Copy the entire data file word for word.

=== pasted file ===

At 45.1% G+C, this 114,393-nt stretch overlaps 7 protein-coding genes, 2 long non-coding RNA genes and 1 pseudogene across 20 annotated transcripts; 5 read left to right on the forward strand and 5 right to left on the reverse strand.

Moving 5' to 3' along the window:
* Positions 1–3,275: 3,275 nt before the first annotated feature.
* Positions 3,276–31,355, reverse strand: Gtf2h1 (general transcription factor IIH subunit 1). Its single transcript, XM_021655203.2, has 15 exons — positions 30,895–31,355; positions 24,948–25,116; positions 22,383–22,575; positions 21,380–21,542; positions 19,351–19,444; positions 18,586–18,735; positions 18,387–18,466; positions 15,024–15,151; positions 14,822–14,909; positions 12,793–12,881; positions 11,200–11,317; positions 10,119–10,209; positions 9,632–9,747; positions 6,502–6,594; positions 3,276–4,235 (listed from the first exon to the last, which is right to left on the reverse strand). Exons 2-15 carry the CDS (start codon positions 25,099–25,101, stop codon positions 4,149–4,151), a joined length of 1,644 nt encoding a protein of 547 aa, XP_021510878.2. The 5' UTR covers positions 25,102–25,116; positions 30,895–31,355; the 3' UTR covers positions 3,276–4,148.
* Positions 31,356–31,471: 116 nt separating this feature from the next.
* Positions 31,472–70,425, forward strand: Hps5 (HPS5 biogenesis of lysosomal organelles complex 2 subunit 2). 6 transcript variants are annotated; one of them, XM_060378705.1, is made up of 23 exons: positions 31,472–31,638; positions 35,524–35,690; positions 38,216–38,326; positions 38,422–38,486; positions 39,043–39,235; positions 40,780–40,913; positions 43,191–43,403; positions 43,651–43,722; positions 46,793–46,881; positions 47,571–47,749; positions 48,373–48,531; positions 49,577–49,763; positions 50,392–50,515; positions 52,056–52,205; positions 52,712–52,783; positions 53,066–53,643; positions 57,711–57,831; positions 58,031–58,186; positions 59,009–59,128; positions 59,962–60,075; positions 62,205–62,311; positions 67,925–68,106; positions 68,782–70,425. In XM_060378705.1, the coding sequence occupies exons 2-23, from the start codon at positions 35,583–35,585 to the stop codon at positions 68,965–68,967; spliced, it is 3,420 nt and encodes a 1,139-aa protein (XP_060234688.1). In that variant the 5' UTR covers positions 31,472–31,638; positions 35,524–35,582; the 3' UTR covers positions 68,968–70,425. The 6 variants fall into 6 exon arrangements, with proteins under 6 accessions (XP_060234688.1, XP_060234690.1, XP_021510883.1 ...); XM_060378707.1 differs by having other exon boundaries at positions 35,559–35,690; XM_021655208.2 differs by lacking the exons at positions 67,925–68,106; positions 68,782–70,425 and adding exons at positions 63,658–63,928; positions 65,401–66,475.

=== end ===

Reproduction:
At 45.1% G+C, this 114,393-nt stretch overlaps 7 protein-coding genes, 2 long non-coding RNA genes and 1 pseudogene across 20 annotated transcripts; 5 read left to right on the forward strand and 5 right to left on the reverse strand.

Moving 5' to 3' along the window:
* Positions 1–3,275: 3,275 nt before the first annotated feature.
* Positions 3,276–31,355, reverse strand: Gtf2h1 (general transcription factor IIH subunit 1). Its single transcript, XM_021655203.2, has 15 exons — positions 30,895–31,355; positions 24,948–25,116; positions 22,383–22,575; positions 21,380–21,542; positions 19,351–19,444; positions 18,586–18,735; positions 18,387–18,466; positions 15,024–15,151; positions 14,822–14,909; positions 12,793–12,881; positions 11,200–11,317; positions 10,119–10,209; positions 9,632–9,747; positions 6,502–6,594; positions 3,276–4,235 (listed from the first exon to the last, which is right to left on the reverse strand). Exons 2-15 carry the CDS (start codon positions 25,099–25,101, stop codon positions 4,149–4,151), a joined length of 1,644 nt encoding a protein of 547 aa, XP_021510878.2. The 5' UTR covers positions 25,102–25,116; positions 30,895–31,355; the 3' UTR covers positions 3,276–4,148.
* Positions 31,356–31,471: 116 nt separating this feature from the next.
* Positions 31,472–70,425, forward strand: Hps5 (HPS5 biogenesis of lysosomal organelles complex 2 subunit 2). 6 transcript variants are annotated; one of them, XM_060378705.1, is made up of 23 exons: positions 31,472–31,638; positions 35,524–35,690; positions 38,216–38,326; positions 38,422–38,486; positions 39,043–39,235; positions 40,780–40,913; positions 43,191–43,403; positions 43,651–43,722; positions 46,793–46,881; positions 47,571–47,749; positions 48,373–48,531; positions 49,577–49,763; positions 50,392–50,515; positions 52,056–52,205; positions 52,712–52,783; positions 53,066–53,643; positions 57,711–57,831; positions 58,031–58,186; positions 59,009–59,128; positions 59,962–60,075; positions 62,205–62,311; positions 67,925–68,106; positions 68,782–70,425. In XM_060378705.1, the coding sequence occupies exons 2-23, from the start codon at positions 35,583–35,585 to the stop codon at positions 68,965–68,967; spliced, it is 3,420 nt and encodes a 1,139-aa protein (XP_060234688.1). In that variant the 5' UTR covers positions 31,472–31,638; positions 35,524–35,582; the 3' UTR covers positions 68,968–70,425. The 6 variants fall into 6 exon arrangements, with proteins under 6 accessions (XP_060234688.1, XP_060234690.1, XP_021510883.1 ...); XM_060378707.1 differs by having other exon boundaries at positions 35,559–35,690; XM_021655208.2 differs by lacking the exons at positions 67,925–68,106; positions 68,782–70,425 and adding exons at positions 63,658–63,928; positions 65,401–66,475.